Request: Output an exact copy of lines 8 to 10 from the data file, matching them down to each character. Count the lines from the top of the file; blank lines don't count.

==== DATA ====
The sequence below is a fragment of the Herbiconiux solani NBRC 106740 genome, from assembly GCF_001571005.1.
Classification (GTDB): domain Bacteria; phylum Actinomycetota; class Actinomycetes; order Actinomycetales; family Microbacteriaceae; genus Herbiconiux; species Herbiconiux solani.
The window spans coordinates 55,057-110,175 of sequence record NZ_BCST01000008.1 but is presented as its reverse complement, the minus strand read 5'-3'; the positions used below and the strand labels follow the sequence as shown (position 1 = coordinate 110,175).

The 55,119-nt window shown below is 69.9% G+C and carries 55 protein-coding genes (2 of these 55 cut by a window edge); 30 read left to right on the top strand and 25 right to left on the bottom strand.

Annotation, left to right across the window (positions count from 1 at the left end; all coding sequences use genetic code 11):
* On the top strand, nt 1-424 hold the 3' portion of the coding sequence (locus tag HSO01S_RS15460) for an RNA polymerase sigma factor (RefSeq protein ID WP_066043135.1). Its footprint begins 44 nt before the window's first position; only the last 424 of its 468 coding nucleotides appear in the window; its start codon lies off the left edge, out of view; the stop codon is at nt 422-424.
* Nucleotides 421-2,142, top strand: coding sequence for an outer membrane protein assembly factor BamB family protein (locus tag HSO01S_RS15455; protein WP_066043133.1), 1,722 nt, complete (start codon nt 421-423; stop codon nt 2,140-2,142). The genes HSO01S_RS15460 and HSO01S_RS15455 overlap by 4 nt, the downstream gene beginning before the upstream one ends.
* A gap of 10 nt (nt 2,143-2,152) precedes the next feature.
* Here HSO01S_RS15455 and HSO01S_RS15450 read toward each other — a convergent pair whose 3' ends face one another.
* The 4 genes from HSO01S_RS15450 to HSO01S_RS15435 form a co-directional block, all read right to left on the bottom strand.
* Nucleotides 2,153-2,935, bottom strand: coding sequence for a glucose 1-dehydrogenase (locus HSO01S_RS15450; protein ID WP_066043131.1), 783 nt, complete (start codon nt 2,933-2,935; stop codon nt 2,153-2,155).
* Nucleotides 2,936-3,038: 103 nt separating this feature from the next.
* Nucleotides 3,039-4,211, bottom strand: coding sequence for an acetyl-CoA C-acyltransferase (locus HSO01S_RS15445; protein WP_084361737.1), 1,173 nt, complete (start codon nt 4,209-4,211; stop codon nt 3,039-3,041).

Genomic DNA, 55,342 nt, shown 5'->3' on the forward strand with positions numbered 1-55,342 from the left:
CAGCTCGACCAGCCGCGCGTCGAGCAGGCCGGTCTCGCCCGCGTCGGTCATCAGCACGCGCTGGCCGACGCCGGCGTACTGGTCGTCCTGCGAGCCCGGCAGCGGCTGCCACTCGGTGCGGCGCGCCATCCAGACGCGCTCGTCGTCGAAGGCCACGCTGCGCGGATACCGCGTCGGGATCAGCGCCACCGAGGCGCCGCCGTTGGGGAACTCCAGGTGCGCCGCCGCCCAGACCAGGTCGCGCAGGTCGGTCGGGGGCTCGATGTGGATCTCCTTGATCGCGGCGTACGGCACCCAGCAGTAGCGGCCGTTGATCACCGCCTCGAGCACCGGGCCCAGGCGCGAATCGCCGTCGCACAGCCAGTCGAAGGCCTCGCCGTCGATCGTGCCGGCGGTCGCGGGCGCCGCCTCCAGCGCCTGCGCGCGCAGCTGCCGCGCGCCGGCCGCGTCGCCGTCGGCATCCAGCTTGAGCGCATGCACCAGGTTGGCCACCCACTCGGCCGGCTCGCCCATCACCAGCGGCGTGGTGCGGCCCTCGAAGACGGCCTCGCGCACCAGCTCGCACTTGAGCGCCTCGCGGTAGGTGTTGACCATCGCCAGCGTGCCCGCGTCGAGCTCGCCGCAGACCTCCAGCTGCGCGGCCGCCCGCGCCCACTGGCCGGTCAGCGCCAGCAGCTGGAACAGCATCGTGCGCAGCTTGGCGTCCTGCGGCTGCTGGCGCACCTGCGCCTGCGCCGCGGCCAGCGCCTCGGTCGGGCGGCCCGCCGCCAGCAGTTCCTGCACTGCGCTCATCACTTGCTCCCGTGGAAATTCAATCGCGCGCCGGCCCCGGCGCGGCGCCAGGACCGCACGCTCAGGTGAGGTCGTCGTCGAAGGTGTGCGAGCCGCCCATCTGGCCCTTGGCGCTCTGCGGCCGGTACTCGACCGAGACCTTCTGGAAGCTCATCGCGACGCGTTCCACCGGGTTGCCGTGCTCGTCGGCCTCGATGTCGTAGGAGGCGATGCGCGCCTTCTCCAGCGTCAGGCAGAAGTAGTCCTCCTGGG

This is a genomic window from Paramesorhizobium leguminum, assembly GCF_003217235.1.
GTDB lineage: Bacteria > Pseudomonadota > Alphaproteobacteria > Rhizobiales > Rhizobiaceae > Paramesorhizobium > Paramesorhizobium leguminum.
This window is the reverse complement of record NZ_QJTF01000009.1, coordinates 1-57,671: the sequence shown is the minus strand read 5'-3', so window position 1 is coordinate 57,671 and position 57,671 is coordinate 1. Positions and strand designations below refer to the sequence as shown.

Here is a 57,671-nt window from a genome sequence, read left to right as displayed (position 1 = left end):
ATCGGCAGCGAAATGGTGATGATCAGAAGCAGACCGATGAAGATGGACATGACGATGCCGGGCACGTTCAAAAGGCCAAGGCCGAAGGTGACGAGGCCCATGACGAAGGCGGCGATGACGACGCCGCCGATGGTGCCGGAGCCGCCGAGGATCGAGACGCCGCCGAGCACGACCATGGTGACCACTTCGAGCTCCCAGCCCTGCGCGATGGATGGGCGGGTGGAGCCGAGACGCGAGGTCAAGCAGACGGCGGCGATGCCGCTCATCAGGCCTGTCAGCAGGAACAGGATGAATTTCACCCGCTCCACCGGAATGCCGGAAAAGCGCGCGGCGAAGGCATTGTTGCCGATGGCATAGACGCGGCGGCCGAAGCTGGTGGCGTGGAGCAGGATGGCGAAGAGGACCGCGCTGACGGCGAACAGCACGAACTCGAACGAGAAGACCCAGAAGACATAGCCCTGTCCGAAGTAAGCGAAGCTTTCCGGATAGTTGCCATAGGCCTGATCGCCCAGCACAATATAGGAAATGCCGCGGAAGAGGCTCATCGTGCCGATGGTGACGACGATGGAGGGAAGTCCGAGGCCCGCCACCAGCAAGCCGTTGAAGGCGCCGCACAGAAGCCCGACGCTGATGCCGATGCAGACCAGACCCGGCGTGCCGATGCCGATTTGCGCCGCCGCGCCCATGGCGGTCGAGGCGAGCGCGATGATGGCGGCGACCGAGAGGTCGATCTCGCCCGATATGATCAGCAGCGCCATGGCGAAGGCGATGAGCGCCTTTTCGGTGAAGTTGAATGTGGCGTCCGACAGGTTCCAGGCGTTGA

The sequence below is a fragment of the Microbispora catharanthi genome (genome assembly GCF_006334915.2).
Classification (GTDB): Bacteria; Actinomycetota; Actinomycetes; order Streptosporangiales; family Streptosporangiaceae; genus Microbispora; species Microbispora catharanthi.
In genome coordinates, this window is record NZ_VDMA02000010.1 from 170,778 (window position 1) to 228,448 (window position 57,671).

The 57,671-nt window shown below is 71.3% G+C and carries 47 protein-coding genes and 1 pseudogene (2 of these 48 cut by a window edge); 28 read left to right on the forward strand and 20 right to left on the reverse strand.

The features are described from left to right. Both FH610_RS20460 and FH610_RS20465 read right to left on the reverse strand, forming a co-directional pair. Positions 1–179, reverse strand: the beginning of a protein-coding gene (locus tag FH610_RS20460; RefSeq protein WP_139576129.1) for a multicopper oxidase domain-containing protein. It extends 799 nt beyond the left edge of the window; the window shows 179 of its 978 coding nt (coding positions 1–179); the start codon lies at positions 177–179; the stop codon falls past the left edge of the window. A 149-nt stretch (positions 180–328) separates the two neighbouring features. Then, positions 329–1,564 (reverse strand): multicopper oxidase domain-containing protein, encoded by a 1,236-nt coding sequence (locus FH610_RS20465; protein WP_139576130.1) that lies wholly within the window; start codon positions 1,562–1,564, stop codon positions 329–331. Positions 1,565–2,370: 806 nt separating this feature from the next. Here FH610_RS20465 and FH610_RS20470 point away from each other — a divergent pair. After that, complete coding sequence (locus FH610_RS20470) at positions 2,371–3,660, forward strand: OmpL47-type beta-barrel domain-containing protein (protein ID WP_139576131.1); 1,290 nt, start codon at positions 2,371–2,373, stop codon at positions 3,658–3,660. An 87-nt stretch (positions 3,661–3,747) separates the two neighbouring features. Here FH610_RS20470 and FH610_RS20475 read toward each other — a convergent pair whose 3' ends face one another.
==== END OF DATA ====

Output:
* A gap of 10 nt (nt 2,143-2,152) precedes the next feature.
* Here HSO01S_RS15455 and HSO01S_RS15450 read toward each other — a convergent pair whose 3' ends face one another.
* The 4 genes from HSO01S_RS15450 to HSO01S_RS15435 form a co-directional block, all read right to left on the bottom strand.